Significant advances have been made in the treatment of heart disease, but now the focus is switching to its prevention, as Lilian Anekwe reports
Today, World Heart Day, is an opportunity to consider the statistics that place cardiovascular disease as the number-one cause of death and the biggest single contributor to health-related problems in the UK.
Cardiovascular disease (CVD) is an umbrella term for all the diseases of the heart and circulation, and includes high cholesterol, coronary heart disease, angina, heart attack and stroke, heart failure and high blood pressure.
Figures compiled by the British Heart Foundation show that in 2009, more than 180,000 people in the UK died of a cardiovascular disease. Nearly half of these (82,000) died of coronary heart disease.
Although these figures illustrate the scale of the challenge, they also reflect how far we have already come. Contrast the figures with those from 1961, when 166,000 people died from coronary heart disease alone, and we can see that there has been huge progress made.
The disease is commonly considered to be largely confined to older men, but women and children are also vulnerable
The good news about CVD – the reduction in the number of people killed by it – is due largely to improvements in treatments. Examples are the ongoing research into the development of a “polypill” to reduce risk and life-saving surgeries for people who suffer a heart attack.
But, despite progress, there is still much more to be done. The reduction in deaths from CVD between 1961 and 2009 show only half the battle has been won.
Experts believe we can continue to make significant gains in reducing deaths if we shift our focus to better prevention. This means moving away from treatments, where huge strides have been made in the past 50 years, to educating and empowering people with the knowledge to change the factors and behaviour that place them at risk.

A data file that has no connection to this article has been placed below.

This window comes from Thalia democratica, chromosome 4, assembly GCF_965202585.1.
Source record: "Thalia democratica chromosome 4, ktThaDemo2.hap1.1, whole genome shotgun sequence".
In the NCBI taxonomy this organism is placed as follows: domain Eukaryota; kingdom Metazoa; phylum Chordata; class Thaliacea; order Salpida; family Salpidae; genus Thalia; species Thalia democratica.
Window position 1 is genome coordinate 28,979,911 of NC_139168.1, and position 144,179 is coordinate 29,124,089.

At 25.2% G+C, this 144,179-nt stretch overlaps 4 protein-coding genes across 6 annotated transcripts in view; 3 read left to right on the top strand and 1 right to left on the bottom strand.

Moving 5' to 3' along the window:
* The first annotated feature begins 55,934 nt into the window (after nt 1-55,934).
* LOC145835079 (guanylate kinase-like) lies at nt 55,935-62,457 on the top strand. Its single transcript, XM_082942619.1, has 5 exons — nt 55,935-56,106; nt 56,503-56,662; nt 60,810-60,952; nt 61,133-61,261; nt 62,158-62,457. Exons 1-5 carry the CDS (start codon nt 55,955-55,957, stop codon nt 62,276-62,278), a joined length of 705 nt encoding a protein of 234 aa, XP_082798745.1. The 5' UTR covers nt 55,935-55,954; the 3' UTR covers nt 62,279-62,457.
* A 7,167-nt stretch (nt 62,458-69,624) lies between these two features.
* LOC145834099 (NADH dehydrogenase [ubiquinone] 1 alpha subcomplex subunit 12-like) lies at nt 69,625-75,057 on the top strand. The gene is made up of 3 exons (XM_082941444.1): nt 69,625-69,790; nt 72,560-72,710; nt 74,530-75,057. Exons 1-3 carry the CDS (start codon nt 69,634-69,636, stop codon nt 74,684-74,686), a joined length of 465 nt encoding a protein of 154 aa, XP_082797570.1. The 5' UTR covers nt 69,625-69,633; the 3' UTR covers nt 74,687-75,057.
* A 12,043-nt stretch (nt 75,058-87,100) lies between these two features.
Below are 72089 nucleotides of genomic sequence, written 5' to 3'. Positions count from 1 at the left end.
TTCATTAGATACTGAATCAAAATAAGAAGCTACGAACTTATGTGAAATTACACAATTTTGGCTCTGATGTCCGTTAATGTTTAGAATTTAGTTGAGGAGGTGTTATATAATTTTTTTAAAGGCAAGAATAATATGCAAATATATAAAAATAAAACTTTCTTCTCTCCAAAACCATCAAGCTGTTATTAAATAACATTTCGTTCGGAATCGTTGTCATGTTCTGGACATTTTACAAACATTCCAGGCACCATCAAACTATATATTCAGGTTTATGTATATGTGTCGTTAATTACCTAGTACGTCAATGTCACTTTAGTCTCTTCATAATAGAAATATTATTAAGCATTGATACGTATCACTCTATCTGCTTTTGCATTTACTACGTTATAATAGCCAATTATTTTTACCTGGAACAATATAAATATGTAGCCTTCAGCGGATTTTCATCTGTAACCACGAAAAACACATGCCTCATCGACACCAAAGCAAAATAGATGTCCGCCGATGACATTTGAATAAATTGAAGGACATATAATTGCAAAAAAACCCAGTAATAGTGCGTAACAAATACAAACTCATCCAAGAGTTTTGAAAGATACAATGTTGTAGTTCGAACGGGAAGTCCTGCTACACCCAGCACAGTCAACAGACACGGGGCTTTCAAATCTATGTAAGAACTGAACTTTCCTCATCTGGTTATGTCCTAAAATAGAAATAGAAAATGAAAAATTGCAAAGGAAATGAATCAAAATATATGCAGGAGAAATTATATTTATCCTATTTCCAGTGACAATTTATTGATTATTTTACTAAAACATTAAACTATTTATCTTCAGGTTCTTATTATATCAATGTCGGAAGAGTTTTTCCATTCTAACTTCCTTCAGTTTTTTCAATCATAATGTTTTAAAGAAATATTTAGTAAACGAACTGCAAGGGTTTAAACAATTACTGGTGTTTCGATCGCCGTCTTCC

Initiatives like World Heart Day are important to raise awareness. The World Health Federation, the global charity which organises World Heart Day on September 29each year, campaigns to make the public aware that at least 80 per cent of premature deaths from heart disease could be avoided if the main risk factors – tobacco, unhealthy diet and physical inactivity – are controlled.
For example, people who quit smoking for 15 years reduce their risk of CVD to the same as someone who has never smoked.
This year, World Heart Day is focusing on the risks to women and children. The disease is commonly considered to be largely confined to older men, but women and children are also vulnerable.
Research shows women consistently underestimate their CVD risk, even though cardiovascular disease kills just as many women as men. The facts, according to the British Heart Foundation, are stark.
Coronary heart disease is the single most common cause of death among women in the UK. It kills three times more women than breast cancer and estimates are that there are more than a million women in the UK living with heart problems.
Children are particularly at risk since they have little control over their environment and can be limited in the healthy lifestyle choices they are able to make.
These are some of the challenges awaiting the newly appointed Health Secretary Jeremy Hunt and his ministerial team. They will need to repurpose NHS services to make them dynamic enough to respond to the need for a shift in focus and enable people to take steps to reduce their risk of cardiovascular disease.